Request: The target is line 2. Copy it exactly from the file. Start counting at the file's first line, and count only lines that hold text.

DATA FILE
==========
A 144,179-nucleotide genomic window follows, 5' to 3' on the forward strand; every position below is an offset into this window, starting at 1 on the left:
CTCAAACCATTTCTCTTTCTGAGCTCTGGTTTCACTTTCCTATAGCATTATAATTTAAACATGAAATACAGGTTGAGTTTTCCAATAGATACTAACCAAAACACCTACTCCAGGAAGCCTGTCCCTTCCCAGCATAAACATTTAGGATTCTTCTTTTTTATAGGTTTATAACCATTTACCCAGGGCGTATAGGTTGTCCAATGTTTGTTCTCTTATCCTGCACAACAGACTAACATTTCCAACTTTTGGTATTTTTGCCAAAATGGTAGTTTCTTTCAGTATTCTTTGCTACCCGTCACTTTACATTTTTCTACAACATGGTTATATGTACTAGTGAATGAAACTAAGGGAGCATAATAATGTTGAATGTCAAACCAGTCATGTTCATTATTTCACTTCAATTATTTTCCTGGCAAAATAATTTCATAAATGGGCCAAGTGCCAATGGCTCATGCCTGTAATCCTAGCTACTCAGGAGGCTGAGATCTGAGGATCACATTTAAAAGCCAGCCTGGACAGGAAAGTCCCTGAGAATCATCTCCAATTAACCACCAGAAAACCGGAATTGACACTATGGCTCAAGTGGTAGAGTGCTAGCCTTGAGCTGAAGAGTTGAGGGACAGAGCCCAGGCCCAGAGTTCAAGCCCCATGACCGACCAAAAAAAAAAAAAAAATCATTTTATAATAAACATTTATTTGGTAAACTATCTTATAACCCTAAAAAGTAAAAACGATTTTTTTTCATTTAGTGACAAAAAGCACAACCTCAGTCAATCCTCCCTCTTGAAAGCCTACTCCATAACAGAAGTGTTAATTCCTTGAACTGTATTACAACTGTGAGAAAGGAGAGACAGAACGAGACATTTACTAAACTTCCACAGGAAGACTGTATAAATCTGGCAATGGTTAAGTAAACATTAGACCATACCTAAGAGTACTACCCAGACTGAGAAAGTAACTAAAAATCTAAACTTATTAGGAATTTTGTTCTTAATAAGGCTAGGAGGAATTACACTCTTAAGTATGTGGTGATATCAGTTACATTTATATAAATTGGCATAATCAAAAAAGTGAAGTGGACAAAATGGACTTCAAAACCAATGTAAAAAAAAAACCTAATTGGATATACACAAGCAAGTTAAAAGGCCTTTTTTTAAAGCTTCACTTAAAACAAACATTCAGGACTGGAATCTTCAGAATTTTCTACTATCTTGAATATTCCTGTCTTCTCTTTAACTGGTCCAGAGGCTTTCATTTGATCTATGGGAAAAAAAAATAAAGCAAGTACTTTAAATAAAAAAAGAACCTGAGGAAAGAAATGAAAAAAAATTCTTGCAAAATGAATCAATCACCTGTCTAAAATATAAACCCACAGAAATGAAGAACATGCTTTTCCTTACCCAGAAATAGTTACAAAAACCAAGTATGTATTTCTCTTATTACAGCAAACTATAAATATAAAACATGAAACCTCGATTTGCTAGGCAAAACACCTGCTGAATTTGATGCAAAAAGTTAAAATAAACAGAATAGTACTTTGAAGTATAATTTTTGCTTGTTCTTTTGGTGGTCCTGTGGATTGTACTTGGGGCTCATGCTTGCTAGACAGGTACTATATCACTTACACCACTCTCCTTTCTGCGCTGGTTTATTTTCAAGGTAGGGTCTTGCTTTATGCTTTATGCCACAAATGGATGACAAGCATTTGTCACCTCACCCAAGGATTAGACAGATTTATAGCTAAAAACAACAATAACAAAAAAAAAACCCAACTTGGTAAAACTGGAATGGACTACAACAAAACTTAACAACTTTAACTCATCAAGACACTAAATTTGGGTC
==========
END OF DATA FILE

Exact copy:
CTCAAACCATTTCTCTTTCTGAGCTCTGGTTTCACTTTCCTATAGCATTATAATTTAAACATGAAATACAGGTTGAGTTTTCCAATAGATACTAACCAAAACACCTACTCCAGGAAGCCTGTCCCTTCCCAGCATAAACATTTAGGATTCTTCTTTTTTATAGGTTTATAACCATTTACCCAGGGCGTATAGGTTGTCCAATGTTTGTTCTCTTATCCTGCACAACAGACTAACATTTCCAACTTTTGGTATTTTTGCCAAAATGGTAGTTTCTTTCAGTATTCTTTGCTACCCGTCACTTTACATTTTTCTACAACATGGTTATATGTACTAGTGAATGAAACTAAGGGAGCATAATAATGTTGAATGTCAAACCAGTCATGTTCATTATTTCACTTCAATTATTTTCCTGGCAAAATAATTTCATAAATGGGCCAAGTGCCAATGGCTCATGCCTGTAATCCTAGCTACTCAGGAGGCTGAGATCTGAGGATCACATTTAAAAGCCAGCCTGGACAGGAAAGTCCCTGAGAATCATCTCCAATTAACCACCAGAAAACCGGAATTGACACTATGGCTCAAGTGGTAGAGTGCTAGCCTTGAGCTGAAGAGTTGAGGGACAGAGCCCAGGCCCAGAGTTCAAGCCCCATGACCGACCAAAAAAAAAAAAAAAATCATTTTATAATAAACATTTATTTGGTAAACTATCTTATAACCCTAAAAAGTAAAAACGATTTTTTTTCATTTAGTGACAAAAAGCACAACCTCAGTCAATCCTCCCTCTTGAAAGCCTACTCCATAACAGAAGTGTTAATTCCTTGAACTGTATTACAACTGTGAGAAAGGAGAGACAGAACGAGACATTTACTAAACTTCCACAGGAAGACTGTATAAATCTGGCAATGGTTAAGTAAACATTAGACCATACCTAAGAGTACTACCCAGACTGAGAAAGTAACTAAAAATCTAAACTTATTAGGAATTTTGTTCTTAATAAGGCTAGGAGGAATTACACTCTTAAGTATGTGGTGATATCAGTTACATTTATATAAATTGGCATAATCAAAAAAGTGAAGTGGACAAAATGGACTTCAAAACCAATGTAAAAAAAAAACCTAATTGGATATACACAAGCAAGTTAAAAGGCCTTTTTTTAAAGCTTCACTTAAAACAAACATTCAGGACTGGAATCTTCAGAATTTTCTACTATCTTGAATATTCCTGTCTTCTCTTTAACTGGTCCAGAGGCTTTCATTTGATCTATGGGAAAAAAAAATAAAGCAAGTACTTTAAATAAAAAAAGAACCTGAGGAAAGAAATGAAAAAAAATTCTTGCAAAATGAATCAATCACCTGTCTAAAATATAAACCCACAGAAATGAAGAACATGCTTTTCCTTACCCAGAAATAGTTACAAAAACCAAGTATGTATTTCTCTTATTACAGCAAACTATAAATATAAAACATGAAACCTCGATTTGCTAGGCAAAACACCTGCTGAATTTGATGCAAAAAGTTAAAATAAACAGAATAGTACTTTGAAGTATAATTTTTGCTTGTTCTTTTGGTGGTCCTGTGGATTGTACTTGGGGCTCATGCTTGCTAGACAGGTACTATATCACTTACACCACTCTCCTTTCTGCGCTGGTTTATTTTCAAGGTAGGGTCTTGCTTTATGCTTTATGCCACAAATGGATGACAAGCATTTGTCACCTCACCCAAGGATTAGACAGATTTATAGCTAAAAACAACAATAACAAAAAAAAAACCCAACTTGGTAAAACTGGAATGGACTACAACAAAACTTAACAACTTTAACTCATCAAGACACTAAATTTGGGTC